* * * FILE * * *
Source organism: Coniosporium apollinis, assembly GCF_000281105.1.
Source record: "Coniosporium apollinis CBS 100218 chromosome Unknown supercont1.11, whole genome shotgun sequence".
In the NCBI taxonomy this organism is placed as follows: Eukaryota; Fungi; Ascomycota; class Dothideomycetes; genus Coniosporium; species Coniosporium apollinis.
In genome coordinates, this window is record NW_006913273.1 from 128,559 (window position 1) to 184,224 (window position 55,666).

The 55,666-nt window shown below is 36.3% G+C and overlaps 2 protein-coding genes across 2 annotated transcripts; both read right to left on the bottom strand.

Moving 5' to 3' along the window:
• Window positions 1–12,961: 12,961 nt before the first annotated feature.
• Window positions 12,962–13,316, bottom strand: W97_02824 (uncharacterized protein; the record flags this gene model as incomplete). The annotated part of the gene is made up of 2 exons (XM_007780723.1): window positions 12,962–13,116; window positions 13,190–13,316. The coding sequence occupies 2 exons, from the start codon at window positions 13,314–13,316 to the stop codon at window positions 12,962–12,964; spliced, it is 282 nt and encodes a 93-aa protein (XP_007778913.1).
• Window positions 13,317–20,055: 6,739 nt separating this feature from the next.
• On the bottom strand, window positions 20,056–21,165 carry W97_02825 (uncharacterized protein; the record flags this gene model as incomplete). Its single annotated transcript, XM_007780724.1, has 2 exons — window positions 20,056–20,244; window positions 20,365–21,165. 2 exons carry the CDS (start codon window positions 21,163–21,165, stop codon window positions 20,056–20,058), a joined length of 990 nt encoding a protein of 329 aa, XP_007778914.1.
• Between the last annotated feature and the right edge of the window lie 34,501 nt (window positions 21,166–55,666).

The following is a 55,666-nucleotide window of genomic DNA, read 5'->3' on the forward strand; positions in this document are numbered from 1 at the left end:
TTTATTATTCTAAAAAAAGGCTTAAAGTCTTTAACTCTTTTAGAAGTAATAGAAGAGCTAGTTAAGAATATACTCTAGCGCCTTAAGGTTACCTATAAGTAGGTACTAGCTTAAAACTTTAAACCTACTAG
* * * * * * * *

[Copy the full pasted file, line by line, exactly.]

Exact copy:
Source organism: Coniosporium apollinis, assembly GCF_000281105.1.
Source record: "Coniosporium apollinis CBS 100218 chromosome Unknown supercont1.11, whole genome shotgun sequence".
In the NCBI taxonomy this organism is placed as follows: Eukaryota; Fungi; Ascomycota; class Dothideomycetes; genus Coniosporium; species Coniosporium apollinis.
In genome coordinates, this window is record NW_006913273.1 from 128,559 (window position 1) to 184,224 (window position 55,666).

The 55,666-nt window shown below is 36.3% G+C and overlaps 2 protein-coding genes across 2 annotated transcripts; both read right to left on the bottom strand.

Moving 5' to 3' along the window:
• Window positions 1–12,961: 12,961 nt before the first annotated feature.
• Window positions 12,962–13,316, bottom strand: W97_02824 (uncharacterized protein; the record flags this gene model as incomplete). The annotated part of the gene is made up of 2 exons (XM_007780723.1): window positions 12,962–13,116; window positions 13,190–13,316. The coding sequence occupies 2 exons, from the start codon at window positions 13,314–13,316 to the stop codon at window positions 12,962–12,964; spliced, it is 282 nt and encodes a 93-aa protein (XP_007778913.1).
• Window positions 13,317–20,055: 6,739 nt separating this feature from the next.
• On the bottom strand, window positions 20,056–21,165 carry W97_02825 (uncharacterized protein; the record flags this gene model as incomplete). Its single annotated transcript, XM_007780724.1, has 2 exons — window positions 20,056–20,244; window positions 20,365–21,165. 2 exons carry the CDS (start codon window positions 21,163–21,165, stop codon window positions 20,056–20,058), a joined length of 990 nt encoding a protein of 329 aa, XP_007778914.1.
• Between the last annotated feature and the right edge of the window lie 34,501 nt (window positions 21,166–55,666).

The following is a 55,666-nucleotide window of genomic DNA, read 5'->3' on the forward strand; positions in this document are numbered from 1 at the left end:
TTTATTATTCTAAAAAAAGGCTTAAAGTCTTTAACTCTTTTAGAAGTAATAGAAGAGCTAGTTAAGAATATACTCTAGCGCCTTAAGGTTACCTATAAGTAGGTACTAGCTTAAAACTTTAAACCTACTAG